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Wednesday, May 22, 2013

Vasconcelos v. Batista, 2013 WL 600200 (C.A.5 (Tex.)) [Brazil] [Age and Maturity]

In Vasconcelos v. Batista, 2013 WL 600200 (C.A.5 (Tex.)) Appellant Eduardo Henrique Vasconcelos petitioned for the return of his child, B.V., to Brazil.

B.V. was 13 years old at the start of district court proceedings in January 2011 and was now 15 years old. In 2005, B.V. was removed from her former place of residence, the State of Alagoas in Brazil, by her mother, Appellee Michelly De Paula Batista. Ms. Batista had primary custody over B.V. pursuant to a joint custody agreement with Mr. Vasconcelos. Ms. Batista and Mr. Vasconcelos were never married. Ms. Batista removed B.V. from Brazil without Mr. Vasconcelos's consent. After leaving Brazil, Ms. Batista moved with B.V. to Denton, Texas, where she married Rod Richards, who has been B.V.'s stepfather since.

The petition was brought before the District Court for the Eastern District of Texas. The hearing included an in camera interview between a magistrate judge and B.V., in which B.V. was represented by a guardian ad litem and in which she apparently stated her desire to remain in the U.S. and not to meet Mr. Vasconcelos. The District Court denied the petition. The Fifth Circuit affirmed.

The Fifth Circuit in a per curium opinion held that this appeal could be resolved under the Hague Convention's age and maturity exception, and it was unnecessary to discuss the threshold issue of whether Mr. Vasconcelos had established a prima facie case under the Convention. Like the district court, it assumed arguendo that Mr. Vasconcelos had custody rights under Brazilian law, and thus that he successfully established a prima facie case.

The Fifth Circuit observed that the Hague Convention provides that "[t]he judicial or administrative authority [considering a petition] may also refuse to order the return of the child if it finds that the child objects to being returned and has attained an age and degree of maturity at which it is appropriate to take account of its views." Hague Convention art. 13. This age and maturity exception is to be narrowly construed and must be shown by a preponderance of the evidence. England v. England, 234 F.3d 268, 272 (5th Cir.2000) (citing §§ 11601(a)(4), 11603(e)(2)(A)). It concluded that the district court's findings with respect to this exception were not clearly erroneous. Whether the child has reached an appropriate age and degree of maturity is a factual determination and thus subject to clear error review. See Dietz v. Dietz, 349 F. App'x 930, 934 (5th Cir.2009). "[G]iven the reliance on live oral testimony, ‘the clearly erroneous standard is particularly strong because the judge had the opportunity to observe the demeanor of the witness[es].’ " Id. (quoting United States v. Santiago, 410 F.3d 193, 197 (5th Cir.2005)). "The Convention does not set an age at which a child is automatically considered to be sufficiently mature, rather the determination is to be made on a case-by-case basis." Tsai–Yi Yang v. Fu–Chiang Tsui, 499 F.3d 259, 279 (3d Cir.2007). B.V.'s age of 13 at the start of district court proceedings is consonant with that of other children whom courts have found to be of sufficient age and maturity for the purposes of this exception. Mr. Vasconcelos's only cogent argument regarding B.V.'s age and maturity was that Ms. Batista unduly influenced B.V.'s opinion and tainted B.V.'s judgment. In particular, Mr. Vasconcelos contended that "over the approximately 5 years since the abduction, [Ms. Batista] told B.V. that Mr. Vasconcelos was violent towards her and that he hit her, ‘gradually’ adding more detail to the story as B.V. became ‘able to absorb and process according to her age.’ " Mr. Vasconcelos cited the Third Circuit, which stated that "[i]n making its determination, a court should also consider whether a child's desire to remain or return to a place is ‘the product of undue influence,’ in which case the ‘child's wishes' should not be considered." Tsai–Yi Yang, 499 F.3d at 279.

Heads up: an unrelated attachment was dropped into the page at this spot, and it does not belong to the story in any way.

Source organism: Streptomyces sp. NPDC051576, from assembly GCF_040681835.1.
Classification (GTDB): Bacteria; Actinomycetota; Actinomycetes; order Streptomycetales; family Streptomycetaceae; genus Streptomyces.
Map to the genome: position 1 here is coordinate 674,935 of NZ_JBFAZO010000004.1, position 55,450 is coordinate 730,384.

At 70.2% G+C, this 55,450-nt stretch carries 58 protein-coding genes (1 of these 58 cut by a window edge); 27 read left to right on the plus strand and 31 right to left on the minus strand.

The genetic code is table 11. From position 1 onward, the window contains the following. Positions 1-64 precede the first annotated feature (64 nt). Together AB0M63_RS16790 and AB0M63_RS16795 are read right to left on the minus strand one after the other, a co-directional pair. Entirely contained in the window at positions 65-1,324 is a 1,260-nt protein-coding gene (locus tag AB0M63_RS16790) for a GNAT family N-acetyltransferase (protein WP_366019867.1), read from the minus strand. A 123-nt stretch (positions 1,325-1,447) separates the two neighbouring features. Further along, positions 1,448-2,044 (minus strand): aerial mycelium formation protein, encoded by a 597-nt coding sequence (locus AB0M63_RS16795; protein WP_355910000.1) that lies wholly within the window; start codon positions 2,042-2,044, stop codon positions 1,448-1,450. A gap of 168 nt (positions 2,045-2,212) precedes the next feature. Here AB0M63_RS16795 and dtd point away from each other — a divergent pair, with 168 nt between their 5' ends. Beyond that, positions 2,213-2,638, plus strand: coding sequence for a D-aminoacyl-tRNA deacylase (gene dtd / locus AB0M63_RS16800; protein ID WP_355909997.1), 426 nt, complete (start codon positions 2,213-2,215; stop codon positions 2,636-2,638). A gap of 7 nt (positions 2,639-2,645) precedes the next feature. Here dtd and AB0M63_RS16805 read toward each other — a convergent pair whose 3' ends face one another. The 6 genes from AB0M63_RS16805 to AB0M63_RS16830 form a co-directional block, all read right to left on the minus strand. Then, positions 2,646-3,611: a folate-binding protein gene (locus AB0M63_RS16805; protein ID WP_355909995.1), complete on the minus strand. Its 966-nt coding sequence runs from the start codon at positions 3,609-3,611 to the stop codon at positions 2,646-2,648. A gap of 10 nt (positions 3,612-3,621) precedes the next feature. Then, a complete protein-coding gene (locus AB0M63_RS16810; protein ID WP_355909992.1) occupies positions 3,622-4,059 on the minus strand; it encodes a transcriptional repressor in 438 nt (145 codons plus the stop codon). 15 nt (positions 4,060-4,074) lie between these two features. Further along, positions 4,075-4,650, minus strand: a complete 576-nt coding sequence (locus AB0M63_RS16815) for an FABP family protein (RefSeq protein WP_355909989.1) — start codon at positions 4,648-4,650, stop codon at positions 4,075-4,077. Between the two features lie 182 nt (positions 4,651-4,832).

The Court held that Mr. Vasconcelos's argument could not prevail under a clear error standard. First, even if it accepted that there was some evidence that B.V. had a skewed perception of Mr. Vasconcelos, it was not convinced that that evidence rose to the level of undue influence such that the district court clearly erred in its age and maturity findings. Notably, there was no evidence that Ms. Batista coerced B.V. into objecting to return. Ms. Batista's testimony reflected that she was sensitive to B.V.'s youth and did not want to influence B.V.'s opinions too soon. Even if B.V.'s perception of her biological father was one-sided, that one-sidedness stemmed in great part from the fact that Mr. Vasconcelos never reached out to B.V. from the time she was taken from Brazil up until the start of these proceedings, although he knew B.V.'s whereabouts, knew how to contact her, and had authorization to travel outside Brazil.